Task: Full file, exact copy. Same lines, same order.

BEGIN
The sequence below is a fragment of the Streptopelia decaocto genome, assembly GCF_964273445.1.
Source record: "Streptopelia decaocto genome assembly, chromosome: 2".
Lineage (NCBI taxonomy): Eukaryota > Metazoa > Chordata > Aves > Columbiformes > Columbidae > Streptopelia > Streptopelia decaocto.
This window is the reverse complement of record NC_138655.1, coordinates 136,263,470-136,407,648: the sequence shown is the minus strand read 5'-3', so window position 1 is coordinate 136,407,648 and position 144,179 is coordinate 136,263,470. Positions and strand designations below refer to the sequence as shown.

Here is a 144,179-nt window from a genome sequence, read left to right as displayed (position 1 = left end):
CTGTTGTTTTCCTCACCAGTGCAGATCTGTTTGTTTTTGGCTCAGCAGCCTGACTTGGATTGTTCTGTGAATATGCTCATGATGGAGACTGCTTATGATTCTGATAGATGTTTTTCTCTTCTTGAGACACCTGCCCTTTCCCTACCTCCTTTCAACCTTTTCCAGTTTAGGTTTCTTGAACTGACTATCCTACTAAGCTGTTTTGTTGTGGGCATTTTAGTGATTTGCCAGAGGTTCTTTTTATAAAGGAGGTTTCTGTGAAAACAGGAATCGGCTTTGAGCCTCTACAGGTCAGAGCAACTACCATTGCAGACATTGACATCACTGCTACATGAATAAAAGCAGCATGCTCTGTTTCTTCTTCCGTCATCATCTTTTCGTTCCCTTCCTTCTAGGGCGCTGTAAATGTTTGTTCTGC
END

The sequence below is a fragment of the Streptopelia decaocto genome, assembly GCF_964273445.1.
Source record: "Streptopelia decaocto genome assembly, chromosome: 2".
Lineage (NCBI taxonomy): Eukaryota > Metazoa > Chordata > Aves > Columbiformes > Columbidae > Streptopelia > Streptopelia decaocto.
This window is the reverse complement of record NC_138655.1, coordinates 136,263,470-136,407,648: the sequence shown is the minus strand read 5'-3', so window position 1 is coordinate 136,407,648 and position 144,179 is coordinate 136,263,470. Positions and strand designations below refer to the sequence as shown.

Here is a 144,179-nt window from a genome sequence, read left to right as displayed (position 1 = left end):
CTGTTGTTTTCCTCACCAGTGCAGATCTGTTTGTTTTTGGCTCAGCAGCCTGACTTGGATTGTTCTGTGAATATGCTCATGATGGAGACTGCTTATGATTCTGATAGATGTTTTTCTCTTCTTGAGACACCTGCCCTTTCCCTACCTCCTTTCAACCTTTTCCAGTTTAGGTTTCTTGAACTGACTATCCTACTAAGCTGTTTTGTTGTGGGCATTTTAGTGATTTGCCAGAGGTTCTTTTTATAAAGGAGGTTTCTGTGAAAACAGGAATCGGCTTTGAGCCTCTACAGGTCAGAGCAACTACCATTGCAGACATTGACATCACTGCTACATGAATAAAAGCAGCATGCTCTGTTTCTTCTTCCGTCATCATCTTTTCGTTCCCTTCCTTCTAGGGCGCTGTAAATGTTTGTTCTGC